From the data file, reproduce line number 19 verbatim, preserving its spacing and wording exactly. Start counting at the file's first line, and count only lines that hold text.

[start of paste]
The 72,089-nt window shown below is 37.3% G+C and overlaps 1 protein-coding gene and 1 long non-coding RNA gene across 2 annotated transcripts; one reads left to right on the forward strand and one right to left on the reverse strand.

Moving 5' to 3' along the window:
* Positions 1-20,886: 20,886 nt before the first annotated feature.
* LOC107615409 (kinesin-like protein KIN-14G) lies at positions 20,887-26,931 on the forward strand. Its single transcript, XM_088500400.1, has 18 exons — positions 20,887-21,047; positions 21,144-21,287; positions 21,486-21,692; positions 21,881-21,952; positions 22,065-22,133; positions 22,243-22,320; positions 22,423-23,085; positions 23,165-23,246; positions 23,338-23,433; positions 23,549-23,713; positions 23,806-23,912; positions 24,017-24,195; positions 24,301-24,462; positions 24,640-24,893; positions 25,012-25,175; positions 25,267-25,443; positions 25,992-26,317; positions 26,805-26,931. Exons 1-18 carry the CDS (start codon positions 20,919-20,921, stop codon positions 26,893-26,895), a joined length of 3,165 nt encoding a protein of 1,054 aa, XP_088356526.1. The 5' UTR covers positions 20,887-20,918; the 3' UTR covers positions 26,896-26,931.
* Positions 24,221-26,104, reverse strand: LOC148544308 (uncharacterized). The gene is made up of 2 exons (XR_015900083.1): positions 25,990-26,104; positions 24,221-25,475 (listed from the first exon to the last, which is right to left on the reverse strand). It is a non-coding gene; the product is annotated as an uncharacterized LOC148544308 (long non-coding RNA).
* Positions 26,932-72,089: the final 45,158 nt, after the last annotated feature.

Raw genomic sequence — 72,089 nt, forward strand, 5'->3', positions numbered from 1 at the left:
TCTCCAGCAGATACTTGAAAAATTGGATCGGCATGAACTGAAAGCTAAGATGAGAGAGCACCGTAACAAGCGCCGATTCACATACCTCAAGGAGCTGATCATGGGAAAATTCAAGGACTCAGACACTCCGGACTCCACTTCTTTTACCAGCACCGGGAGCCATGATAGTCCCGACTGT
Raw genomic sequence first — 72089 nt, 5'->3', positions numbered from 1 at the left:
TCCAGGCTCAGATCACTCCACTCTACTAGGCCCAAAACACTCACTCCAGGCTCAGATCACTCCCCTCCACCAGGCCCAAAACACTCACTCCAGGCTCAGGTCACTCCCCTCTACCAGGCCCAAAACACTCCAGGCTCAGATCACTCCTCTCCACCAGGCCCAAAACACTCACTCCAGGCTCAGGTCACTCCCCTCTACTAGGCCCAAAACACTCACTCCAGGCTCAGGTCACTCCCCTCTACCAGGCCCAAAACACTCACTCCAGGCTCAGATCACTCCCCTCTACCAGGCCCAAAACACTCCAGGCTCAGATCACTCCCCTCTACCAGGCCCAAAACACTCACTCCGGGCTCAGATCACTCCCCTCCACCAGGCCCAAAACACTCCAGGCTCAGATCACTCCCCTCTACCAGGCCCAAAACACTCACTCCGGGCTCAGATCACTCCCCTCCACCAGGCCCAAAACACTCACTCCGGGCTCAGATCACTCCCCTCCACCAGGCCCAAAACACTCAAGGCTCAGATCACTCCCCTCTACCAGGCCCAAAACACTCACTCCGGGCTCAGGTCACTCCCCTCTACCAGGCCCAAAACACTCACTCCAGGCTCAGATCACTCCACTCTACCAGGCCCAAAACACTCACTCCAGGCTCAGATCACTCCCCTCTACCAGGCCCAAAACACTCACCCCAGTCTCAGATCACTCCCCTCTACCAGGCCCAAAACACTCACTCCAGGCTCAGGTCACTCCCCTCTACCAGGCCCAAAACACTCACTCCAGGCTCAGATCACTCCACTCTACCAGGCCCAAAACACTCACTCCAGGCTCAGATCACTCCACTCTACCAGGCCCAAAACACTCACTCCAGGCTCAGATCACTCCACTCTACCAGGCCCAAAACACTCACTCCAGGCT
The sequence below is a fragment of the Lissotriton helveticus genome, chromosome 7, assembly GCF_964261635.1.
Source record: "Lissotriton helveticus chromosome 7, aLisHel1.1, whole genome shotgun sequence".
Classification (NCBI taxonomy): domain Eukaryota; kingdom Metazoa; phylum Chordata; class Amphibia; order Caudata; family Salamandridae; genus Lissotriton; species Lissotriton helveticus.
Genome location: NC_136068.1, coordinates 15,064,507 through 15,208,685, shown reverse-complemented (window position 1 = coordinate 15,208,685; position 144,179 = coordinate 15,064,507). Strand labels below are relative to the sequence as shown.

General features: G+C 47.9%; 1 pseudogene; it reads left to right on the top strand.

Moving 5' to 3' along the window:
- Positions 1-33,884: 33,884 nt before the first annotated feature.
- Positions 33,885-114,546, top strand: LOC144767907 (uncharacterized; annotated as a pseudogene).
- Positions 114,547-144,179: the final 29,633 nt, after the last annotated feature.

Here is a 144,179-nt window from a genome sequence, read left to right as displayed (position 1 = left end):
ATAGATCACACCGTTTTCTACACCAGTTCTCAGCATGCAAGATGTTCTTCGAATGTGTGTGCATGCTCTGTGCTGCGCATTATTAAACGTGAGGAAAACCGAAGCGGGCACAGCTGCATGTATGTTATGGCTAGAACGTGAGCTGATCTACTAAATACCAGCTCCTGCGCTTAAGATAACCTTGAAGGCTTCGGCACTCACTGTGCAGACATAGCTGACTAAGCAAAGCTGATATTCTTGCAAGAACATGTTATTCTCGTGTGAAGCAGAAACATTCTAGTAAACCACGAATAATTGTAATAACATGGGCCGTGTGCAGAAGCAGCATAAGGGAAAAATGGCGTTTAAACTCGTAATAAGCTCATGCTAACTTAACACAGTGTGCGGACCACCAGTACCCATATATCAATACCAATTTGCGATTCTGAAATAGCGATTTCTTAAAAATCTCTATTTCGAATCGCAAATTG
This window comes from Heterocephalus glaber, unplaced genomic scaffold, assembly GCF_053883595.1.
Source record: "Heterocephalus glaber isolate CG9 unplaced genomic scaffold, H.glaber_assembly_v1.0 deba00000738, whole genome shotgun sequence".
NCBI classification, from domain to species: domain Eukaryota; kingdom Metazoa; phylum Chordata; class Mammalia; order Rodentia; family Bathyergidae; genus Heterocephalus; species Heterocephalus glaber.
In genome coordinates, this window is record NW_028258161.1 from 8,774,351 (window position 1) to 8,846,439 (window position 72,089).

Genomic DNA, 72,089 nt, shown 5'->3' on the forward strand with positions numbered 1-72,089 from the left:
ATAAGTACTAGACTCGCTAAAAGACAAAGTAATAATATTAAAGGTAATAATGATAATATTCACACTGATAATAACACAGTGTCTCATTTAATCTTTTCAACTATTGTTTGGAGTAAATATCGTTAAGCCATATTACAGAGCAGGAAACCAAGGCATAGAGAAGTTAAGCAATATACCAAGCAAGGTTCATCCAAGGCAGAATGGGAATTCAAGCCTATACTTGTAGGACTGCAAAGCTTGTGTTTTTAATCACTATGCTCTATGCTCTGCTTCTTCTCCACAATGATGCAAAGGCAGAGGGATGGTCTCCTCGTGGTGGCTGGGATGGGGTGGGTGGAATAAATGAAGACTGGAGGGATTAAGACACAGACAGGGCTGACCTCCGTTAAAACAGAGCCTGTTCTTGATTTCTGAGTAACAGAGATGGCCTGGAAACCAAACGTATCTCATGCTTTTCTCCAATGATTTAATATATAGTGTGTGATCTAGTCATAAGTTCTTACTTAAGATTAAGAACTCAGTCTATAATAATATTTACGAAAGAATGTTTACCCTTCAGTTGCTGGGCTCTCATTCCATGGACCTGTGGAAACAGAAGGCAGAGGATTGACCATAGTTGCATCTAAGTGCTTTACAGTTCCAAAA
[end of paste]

- Positions 114,547-144,179: the final 29,633 nt, after the last annotated feature.